The Sydney Kings is an iconic Australian Sporting brand and Ian Robilliard’s knowledge of the development of ‘Cultural DNA’ and how to empower people around him has been widely acclaimed in both sport and business. His unique skills in leadership are well known to those who work with him, this is evident by the success he has enjoyed in both the sports sector and the sports business sector.

    In 2011 Ian Robilliard agreed to a request by the Board of the Sydney Kings to move from the Head Coach position to the CEO position. Ian Robilliard undertook the CEO role in a transitional capacity, his loyalties lay on the Central Coast and in particular with the Central Coast Academy of Sport. Ian undertook his CEO role while continuing his Managing Directorships with the Central Coast Academy of Sport and the Gold Coast Academy of Sport. Ian relinquished his role as the CEO of the Sydney Kings in October 2012 to concentrate fully on the Central Coast and Gold Coast Academies of Sport.

    In business, Ian Robilliard has an on-going defining career; as the National Education Director and then Chief Operations Officer (a position second to the CEO) of the PGA of Australia (1993 – 2003) he oversaw a period of extensive growth of the PGA of Australia; history will show many programs and event are now duplicated and licensed around the world. Ian left the PGA of Australia, as he was unwilling to move his family to Melbourne where the PGA of Australia was relocating the Head Office, this became the catalyst to develop the most envied Regional Academy of Sport in Australia, the Central Coast Academy of Sport.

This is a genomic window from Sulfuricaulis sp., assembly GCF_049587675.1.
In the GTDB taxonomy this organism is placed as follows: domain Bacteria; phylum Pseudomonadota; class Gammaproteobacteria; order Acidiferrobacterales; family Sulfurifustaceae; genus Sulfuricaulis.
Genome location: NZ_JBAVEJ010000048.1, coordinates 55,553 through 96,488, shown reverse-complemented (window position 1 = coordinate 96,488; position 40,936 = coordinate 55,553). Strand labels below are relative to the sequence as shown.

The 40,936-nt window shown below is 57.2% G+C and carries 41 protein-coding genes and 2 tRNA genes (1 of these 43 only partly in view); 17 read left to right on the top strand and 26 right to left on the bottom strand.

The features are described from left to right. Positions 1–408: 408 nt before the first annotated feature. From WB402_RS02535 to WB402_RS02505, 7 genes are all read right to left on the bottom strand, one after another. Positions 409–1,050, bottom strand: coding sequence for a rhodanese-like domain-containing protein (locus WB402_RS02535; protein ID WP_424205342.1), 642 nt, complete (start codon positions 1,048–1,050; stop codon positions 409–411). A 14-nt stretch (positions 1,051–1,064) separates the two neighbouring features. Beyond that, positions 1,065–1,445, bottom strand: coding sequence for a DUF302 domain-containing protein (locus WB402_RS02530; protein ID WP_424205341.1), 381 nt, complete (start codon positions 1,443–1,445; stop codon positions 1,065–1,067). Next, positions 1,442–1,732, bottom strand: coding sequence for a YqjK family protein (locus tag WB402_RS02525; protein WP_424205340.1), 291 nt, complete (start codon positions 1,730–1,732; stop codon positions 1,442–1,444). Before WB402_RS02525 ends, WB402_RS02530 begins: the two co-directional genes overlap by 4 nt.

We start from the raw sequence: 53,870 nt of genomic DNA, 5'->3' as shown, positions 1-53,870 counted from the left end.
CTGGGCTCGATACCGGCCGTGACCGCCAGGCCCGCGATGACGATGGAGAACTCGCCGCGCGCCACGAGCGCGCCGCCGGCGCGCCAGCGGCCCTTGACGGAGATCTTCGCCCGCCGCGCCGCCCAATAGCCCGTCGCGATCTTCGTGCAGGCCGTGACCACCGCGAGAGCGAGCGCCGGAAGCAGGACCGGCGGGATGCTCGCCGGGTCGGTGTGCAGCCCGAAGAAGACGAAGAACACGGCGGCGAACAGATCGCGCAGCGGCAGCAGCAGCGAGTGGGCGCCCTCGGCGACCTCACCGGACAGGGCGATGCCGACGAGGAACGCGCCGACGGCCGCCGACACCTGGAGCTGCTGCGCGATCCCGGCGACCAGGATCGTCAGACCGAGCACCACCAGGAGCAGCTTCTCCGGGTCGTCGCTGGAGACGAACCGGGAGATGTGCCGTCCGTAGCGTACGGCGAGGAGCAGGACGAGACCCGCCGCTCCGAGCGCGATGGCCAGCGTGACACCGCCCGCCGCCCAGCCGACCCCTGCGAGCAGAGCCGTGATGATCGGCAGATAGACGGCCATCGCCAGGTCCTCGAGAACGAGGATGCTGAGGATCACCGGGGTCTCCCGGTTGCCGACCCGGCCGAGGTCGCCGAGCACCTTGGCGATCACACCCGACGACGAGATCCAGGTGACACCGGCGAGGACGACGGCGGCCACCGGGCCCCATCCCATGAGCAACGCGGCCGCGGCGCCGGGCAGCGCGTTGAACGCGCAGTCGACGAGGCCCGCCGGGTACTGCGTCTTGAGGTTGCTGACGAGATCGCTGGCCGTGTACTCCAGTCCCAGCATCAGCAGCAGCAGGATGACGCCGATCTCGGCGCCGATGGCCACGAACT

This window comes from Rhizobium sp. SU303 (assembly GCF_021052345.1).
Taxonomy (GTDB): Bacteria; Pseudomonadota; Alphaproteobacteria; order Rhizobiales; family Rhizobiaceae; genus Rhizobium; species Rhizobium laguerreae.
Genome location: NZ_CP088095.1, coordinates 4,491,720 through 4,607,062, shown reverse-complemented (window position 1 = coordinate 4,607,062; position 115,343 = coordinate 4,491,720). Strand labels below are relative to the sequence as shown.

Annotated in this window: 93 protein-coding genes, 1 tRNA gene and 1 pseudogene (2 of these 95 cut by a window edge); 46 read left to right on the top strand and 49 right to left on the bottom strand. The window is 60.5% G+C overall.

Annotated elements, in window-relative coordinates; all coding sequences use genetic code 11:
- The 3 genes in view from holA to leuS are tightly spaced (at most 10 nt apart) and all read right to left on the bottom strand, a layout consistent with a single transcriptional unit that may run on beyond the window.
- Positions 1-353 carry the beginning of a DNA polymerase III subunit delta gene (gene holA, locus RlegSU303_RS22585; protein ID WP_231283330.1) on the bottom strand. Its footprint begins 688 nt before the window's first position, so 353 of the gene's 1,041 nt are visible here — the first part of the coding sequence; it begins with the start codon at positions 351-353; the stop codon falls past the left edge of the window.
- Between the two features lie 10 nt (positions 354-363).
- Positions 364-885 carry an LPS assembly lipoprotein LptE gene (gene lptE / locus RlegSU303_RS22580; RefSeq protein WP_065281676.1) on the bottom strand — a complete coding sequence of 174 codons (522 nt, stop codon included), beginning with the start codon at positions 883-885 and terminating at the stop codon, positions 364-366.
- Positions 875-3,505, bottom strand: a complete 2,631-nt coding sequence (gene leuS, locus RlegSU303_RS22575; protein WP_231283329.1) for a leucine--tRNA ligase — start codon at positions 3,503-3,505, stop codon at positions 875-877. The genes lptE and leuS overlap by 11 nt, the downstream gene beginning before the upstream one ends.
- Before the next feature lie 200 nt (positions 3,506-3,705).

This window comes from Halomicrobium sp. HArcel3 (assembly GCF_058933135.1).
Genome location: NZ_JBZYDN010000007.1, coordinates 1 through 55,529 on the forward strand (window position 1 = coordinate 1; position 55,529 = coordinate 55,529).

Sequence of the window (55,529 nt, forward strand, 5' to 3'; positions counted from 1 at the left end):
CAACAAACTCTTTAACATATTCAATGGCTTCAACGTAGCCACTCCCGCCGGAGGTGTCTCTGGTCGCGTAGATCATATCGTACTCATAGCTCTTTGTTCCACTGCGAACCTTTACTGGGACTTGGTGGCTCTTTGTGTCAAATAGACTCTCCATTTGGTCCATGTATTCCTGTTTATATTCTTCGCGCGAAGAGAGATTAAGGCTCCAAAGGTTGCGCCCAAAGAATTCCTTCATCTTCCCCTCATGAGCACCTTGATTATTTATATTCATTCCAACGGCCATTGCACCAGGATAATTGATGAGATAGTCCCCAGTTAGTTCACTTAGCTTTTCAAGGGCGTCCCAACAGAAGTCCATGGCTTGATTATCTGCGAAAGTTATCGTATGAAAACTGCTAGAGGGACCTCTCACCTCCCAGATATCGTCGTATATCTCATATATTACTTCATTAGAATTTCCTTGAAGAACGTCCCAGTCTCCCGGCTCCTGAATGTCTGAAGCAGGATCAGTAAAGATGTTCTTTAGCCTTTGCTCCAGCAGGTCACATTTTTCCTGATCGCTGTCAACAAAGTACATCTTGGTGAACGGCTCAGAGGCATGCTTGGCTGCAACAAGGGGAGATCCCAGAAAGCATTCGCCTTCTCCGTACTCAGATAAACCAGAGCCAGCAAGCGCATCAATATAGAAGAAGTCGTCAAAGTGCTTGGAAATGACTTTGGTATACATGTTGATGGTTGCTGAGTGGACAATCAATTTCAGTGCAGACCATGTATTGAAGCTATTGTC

Ian left the PGA of Australia (Dec 2003) to establish from scratch the Central Coast Academy of Sport (2004), the Central Coast Academy of Sport is an incredible success story and one synonymous with his astute leadership and untiring drive. The Central Coast Academy of Sport is an organization known for its high level of integrity and professional business dealings; the Central Coast Academy is a benchmark for regional excellence. In 2009 the Central Coast Academy model was established on the Gold Coast under license and guidance of Ian Robilliard, a clear sign of a business model worthy of duplication. In 2015 Ian was awarded the Outstanding Service to Central Coast Sport by the Central Coast Sports Federation, this award rightfully acknowledging his untiring efforts for Central Coast athletes.